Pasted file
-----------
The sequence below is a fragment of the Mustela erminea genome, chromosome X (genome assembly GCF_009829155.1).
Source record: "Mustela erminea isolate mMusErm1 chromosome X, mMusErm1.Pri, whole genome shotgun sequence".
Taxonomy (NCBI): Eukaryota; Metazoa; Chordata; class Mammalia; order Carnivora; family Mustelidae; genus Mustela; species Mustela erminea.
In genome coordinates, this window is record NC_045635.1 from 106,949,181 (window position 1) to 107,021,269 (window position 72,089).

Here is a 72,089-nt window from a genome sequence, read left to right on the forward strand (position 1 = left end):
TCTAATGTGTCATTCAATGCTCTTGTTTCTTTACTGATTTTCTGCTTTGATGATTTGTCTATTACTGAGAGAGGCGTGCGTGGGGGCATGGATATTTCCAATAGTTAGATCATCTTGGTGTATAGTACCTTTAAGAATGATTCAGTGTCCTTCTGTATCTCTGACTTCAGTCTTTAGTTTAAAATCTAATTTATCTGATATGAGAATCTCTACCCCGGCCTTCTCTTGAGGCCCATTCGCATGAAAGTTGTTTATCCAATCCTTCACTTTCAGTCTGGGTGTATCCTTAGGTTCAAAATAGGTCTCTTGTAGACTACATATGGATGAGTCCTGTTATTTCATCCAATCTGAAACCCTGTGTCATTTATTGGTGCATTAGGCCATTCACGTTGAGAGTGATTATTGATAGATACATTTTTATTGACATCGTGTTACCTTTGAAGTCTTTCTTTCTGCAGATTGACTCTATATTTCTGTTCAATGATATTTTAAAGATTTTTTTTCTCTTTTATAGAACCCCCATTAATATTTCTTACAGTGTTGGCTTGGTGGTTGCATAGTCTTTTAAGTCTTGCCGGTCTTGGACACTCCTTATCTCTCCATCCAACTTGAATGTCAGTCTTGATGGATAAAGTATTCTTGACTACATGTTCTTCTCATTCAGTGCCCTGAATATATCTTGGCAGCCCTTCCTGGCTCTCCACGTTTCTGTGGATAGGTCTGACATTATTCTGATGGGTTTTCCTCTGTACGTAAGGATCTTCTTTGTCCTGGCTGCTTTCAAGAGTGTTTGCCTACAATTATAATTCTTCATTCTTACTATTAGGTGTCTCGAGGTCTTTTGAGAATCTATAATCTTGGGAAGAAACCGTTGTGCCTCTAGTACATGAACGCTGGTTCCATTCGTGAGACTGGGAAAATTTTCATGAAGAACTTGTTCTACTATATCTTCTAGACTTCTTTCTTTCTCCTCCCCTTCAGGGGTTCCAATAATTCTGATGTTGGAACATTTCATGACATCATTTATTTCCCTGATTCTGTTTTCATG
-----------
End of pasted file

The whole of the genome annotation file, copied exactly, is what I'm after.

The sequence below is a fragment of the Mustela erminea genome, chromosome X (genome assembly GCF_009829155.1).
Source record: "Mustela erminea isolate mMusErm1 chromosome X, mMusErm1.Pri, whole genome shotgun sequence".
Taxonomy (NCBI): Eukaryota; Metazoa; Chordata; class Mammalia; order Carnivora; family Mustelidae; genus Mustela; species Mustela erminea.
In genome coordinates, this window is record NC_045635.1 from 106,949,181 (window position 1) to 107,021,269 (window position 72,089).

Here is a 72,089-nt window from a genome sequence, read left to right on the forward strand (position 1 = left end):
TCTAATGTGTCATTCAATGCTCTTGTTTCTTTACTGATTTTCTGCTTTGATGATTTGTCTATTACTGAGAGAGGCGTGCGTGGGGGCATGGATATTTCCAATAGTTAGATCATCTTGGTGTATAGTACCTTTAAGAATGATTCAGTGTCCTTCTGTATCTCTGACTTCAGTCTTTAGTTTAAAATCTAATTTATCTGATATGAGAATCTCTACCCCGGCCTTCTCTTGAGGCCCATTCGCATGAAAGTTGTTTATCCAATCCTTCACTTTCAGTCTGGGTGTATCCTTAGGTTCAAAATAGGTCTCTTGTAGACTACATATGGATGAGTCCTGTTATTTCATCCAATCTGAAACCCTGTGTCATTTATTGGTGCATTAGGCCATTCACGTTGAGAGTGATTATTGATAGATACATTTTTATTGACATCGTGTTACCTTTGAAGTCTTTCTTTCTGCAGATTGACTCTATATTTCTGTTCAATGATATTTTAAAGATTTTTTTTCTCTTTTATAGAACCCCCATTAATATTTCTTACAGTGTTGGCTTGGTGGTTGCATAGTCTTTTAAGTCTTGCCGGTCTTGGACACTCCTTATCTCTCCATCCAACTTGAATGTCAGTCTTGATGGATAAAGTATTCTTGACTACATGTTCTTCTCATTCAGTGCCCTGAATATATCTTGGCAGCCCTTCCTGGCTCTCCACGTTTCTGTGGATAGGTCTGACATTATTCTGATGGGTTTTCCTCTGTACGTAAGGATCTTCTTTGTCCTGGCTGCTTTCAAGAGTGTTTGCCTACAATTATAATTCTTCATTCTTACTATTAGGTGTCTCGAGGTCTTTTGAGAATCTATAATCTTGGGAAGAAACCGTTGTGCCTCTAGTACATGAACGCTGGTTCCATTCGTGAGACTGGGAAAATTTTCATGAAGAACTTGTTCTACTATATCTTCTAGACTTCTTTCTTTCTCCTCCCCTTCAGGGGTTCCAATAATTCTGATGTTGGAACATTTCATGACATCATTTATTTCCCTGATTCTGTTTTCATG